Exposure to loud noises damages the auditory cells in the inner ear, and when it is prolonged over time, it can lead to progressive hearing loss. In this article, we present the data on the incidence of hearing loss in Europe, along with the World Health Organization’s guidelines for preventing this issue.

1 in 6 European citizens suffers hearing loss

A recent review of a study carried out on behalf of Hear-it revealed that 22.6 million people in the European Union experience untreated hearing loss of more than 35-40 dB, a level considered by the World Health Organization (WHO) as the indication of a hearing disability.

According to this study, disabling hearing loss costs the European Union 185 billion euros a year if we take into account the costs of the decline in quality of life and loss of productivity caused by this impairment. This is translated to an annual cost of up to 8,200 euros per person.This Europe-wide situation can be put into context with the data gathered on the population during the study: the most common cause of hearing issues is  age-related hearing loss, which appears and worsens gradually as the population ages. This form of hearing loss is common in people over the age of 65, but has begun to affect an increasingly younger population, often beginning between the ages of 40 and 50. 

The research results conclude that noise is one of the main causes of this loss and makes a distinction between background noise and excessive noise in the workplace. In a previous article, we explained some of the possible consequences of exposure to noise in the workplace. Therefore, in this article, we will focus on background noise and noise levels outside of the workplace or during leisure activities and the damage they can cause to hearing.

Noise: one of the biggest threats to our hearing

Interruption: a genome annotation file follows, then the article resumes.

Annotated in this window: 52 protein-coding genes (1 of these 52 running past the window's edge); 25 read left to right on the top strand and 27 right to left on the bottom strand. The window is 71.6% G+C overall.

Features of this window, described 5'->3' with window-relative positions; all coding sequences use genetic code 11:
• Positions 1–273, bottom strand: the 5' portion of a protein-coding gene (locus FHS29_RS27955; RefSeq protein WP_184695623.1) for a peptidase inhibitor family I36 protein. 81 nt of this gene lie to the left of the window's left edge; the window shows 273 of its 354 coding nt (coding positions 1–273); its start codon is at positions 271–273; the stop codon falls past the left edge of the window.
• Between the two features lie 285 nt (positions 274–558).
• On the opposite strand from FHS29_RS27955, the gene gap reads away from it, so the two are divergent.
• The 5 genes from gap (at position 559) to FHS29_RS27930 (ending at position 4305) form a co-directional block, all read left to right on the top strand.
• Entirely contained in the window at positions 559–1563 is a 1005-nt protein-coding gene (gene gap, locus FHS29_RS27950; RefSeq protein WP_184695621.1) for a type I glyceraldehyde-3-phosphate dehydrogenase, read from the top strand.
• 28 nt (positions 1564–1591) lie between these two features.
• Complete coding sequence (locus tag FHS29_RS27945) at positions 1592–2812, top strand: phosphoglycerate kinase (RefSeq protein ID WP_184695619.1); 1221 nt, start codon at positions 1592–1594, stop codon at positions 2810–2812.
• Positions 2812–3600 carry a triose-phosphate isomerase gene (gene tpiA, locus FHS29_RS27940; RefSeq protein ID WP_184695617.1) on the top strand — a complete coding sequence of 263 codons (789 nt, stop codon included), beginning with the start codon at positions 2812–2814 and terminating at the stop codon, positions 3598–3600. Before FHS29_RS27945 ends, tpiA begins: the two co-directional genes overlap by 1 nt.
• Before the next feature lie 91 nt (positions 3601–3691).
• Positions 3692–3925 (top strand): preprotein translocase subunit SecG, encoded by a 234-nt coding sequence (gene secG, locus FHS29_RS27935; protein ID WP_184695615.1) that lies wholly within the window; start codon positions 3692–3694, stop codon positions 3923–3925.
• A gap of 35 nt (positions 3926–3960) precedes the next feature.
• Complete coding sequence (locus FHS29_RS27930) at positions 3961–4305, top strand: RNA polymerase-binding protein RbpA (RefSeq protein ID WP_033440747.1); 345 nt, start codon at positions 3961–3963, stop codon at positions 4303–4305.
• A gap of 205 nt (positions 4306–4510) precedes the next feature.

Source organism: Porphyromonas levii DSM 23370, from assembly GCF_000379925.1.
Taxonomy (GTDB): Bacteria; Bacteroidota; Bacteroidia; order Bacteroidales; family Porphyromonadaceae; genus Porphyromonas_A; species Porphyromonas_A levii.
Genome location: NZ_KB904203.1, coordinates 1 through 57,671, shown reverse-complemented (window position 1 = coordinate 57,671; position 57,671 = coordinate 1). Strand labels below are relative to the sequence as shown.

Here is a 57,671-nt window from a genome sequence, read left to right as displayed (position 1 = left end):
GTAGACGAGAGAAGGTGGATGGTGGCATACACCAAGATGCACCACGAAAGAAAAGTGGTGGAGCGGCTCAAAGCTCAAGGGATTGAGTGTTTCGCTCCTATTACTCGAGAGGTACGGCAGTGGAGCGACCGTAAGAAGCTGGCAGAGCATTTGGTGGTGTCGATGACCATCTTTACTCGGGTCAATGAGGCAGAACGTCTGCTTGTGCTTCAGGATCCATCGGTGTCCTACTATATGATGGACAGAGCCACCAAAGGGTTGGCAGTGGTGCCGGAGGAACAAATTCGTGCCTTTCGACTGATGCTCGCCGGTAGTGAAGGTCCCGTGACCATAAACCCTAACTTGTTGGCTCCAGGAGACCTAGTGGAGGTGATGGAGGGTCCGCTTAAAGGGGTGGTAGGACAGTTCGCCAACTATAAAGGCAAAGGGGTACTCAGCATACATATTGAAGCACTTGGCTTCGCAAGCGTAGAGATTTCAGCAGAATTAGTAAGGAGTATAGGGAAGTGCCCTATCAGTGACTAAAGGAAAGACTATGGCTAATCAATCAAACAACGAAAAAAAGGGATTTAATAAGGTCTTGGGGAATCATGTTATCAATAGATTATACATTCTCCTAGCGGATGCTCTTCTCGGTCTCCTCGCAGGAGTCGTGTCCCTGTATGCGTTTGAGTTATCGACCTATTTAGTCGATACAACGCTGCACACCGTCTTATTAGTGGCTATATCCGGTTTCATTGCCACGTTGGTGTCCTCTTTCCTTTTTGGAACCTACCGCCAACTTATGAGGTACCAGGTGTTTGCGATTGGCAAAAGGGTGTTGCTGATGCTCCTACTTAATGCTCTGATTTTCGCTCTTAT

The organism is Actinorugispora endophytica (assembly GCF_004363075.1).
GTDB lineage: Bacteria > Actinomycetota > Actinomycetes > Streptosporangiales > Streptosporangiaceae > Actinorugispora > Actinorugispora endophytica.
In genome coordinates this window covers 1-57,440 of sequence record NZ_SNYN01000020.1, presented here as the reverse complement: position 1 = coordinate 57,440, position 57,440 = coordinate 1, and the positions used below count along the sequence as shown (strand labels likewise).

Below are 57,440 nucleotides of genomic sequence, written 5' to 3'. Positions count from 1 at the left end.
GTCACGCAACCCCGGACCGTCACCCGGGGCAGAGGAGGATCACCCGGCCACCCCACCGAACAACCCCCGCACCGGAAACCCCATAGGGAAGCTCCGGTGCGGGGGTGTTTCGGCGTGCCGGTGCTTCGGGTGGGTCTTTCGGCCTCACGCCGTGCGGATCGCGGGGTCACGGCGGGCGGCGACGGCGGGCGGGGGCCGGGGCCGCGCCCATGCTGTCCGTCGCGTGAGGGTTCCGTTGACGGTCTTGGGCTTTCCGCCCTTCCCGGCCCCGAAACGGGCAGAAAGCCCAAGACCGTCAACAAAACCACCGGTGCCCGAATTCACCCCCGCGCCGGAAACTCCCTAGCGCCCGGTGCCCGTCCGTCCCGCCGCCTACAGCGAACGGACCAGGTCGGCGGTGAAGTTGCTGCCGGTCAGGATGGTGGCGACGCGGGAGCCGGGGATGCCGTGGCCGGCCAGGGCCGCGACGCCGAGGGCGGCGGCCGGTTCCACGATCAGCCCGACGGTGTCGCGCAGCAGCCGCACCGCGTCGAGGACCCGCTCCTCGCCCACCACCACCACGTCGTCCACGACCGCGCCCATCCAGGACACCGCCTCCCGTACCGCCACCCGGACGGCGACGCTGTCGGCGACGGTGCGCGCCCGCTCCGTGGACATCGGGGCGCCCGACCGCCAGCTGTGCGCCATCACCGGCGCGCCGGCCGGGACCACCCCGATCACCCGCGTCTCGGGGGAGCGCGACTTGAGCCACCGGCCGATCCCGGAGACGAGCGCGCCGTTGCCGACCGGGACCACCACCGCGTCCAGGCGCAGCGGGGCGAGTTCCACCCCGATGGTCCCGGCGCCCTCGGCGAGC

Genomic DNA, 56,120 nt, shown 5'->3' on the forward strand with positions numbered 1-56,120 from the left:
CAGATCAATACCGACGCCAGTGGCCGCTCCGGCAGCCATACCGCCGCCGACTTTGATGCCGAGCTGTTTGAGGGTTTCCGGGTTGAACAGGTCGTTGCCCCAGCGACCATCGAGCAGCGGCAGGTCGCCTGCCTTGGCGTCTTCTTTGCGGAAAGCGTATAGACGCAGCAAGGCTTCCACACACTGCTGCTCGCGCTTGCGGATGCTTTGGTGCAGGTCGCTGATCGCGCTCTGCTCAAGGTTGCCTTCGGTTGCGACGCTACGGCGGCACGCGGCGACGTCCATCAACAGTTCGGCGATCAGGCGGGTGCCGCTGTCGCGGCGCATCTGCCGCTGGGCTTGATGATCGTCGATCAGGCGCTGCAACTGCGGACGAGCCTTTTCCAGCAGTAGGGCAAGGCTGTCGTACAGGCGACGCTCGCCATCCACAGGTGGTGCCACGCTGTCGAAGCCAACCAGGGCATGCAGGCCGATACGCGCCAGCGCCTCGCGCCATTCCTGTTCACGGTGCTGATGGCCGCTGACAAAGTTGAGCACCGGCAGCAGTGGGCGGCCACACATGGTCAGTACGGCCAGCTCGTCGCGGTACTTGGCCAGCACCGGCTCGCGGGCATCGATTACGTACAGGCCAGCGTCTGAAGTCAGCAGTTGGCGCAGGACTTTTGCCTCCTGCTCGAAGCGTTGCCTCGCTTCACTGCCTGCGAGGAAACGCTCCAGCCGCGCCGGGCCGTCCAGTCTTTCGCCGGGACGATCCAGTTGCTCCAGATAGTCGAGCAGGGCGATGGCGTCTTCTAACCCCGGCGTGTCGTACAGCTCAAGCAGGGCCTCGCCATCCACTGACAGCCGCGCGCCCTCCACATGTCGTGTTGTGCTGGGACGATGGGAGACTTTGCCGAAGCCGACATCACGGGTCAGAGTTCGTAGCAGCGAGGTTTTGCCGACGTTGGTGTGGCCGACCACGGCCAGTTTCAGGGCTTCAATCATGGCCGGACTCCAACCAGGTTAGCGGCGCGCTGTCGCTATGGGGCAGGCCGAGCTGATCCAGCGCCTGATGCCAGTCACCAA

Prolonged exposure to high levels of noise can lead to irreversible hearing loss, which begins with an inability to hear high-frequency sounds. As the hearing deteriorates, it gradually causes issues with medium and low frequency noises. Therefore, exposure to the sources of these sounds must be reduced.

Prolonged exposure to high levels of noise can lead to irreversible hearing loss, which begins with an inability to hear high-frequency sounds.

Guidelines state that any noise over 75 dB is potentially harmful to the hearing and that the maximum threshold for avoiding any risk of damage during the 8-hour working day is 85 dB. This noise damages the stereocilia, which are the cells that capture and transmit sounds to the brain. This noise-induced hearing loss is sensorineural.

Noise can be emitted from different sources and the damage it causes is classed according to how long a person is exposed to it:

  • Acute acoustic trauma: this is produced by a sudden noise such as a firework.
  • Chronic acoustic trauma: this develops gradually as a result of prolonged exposure to loud noise.

Noise-induced hearing loss: who is most vulnerable?

People between the ages of 12 and 35 are the most vulnerable to damaging noise pollution as their leisure activities are more likely to involve high volumes of noise. Younger people are exposed to noise levels that exceed the WHO guidelines on a daily basis:

  • Gymnasiums and sports centres: music tends to be played at volumes above 85 dB.
  • Traffic: noise levels in a traffic jam can exceed 75 dB, ambulance sirens reach 120 db and the music played on a car radio on the motorway can easily reach 125 dB.
  • Bars, festivals and nightclubs: here, the music can easily reach 100-120 dB.
  • Portable music devices: music is often played at levels between 75-136 dB.
Noise-induced hearing loss

WHO recommendations on hearing health

The World Health Organization (WHO) states that 50% of hearing loss cases could be prevented by following simple guidelines such as limiting the use of audio devices and simply turning down the volume. The current recommendation is to follow the 60/60 rule: no more than an hour’s use daily at 60% of the device’s maximum volume. To achieve this, the WHO has partnered with the International Telecommunication Union (ITU) to promote the implementation of an international safety standard to guarantee the maximum recommended volume on listening devices.

Everyone is responsible for their own hearing health, and small gestures such as avoiding standing close to loudspeakers at nightclubs and concerts or using earplugs at sports events can help to protect our auditory system.

Annual hearing check-ups play a vital role in the prevention and early detection of hearing issues, and the hearing specialist can offer help in treating any symptoms of hearing loss.

Are you exposed to loud noise levels on a daily basis? Would you like to share your experience with us? We would love to read your comments.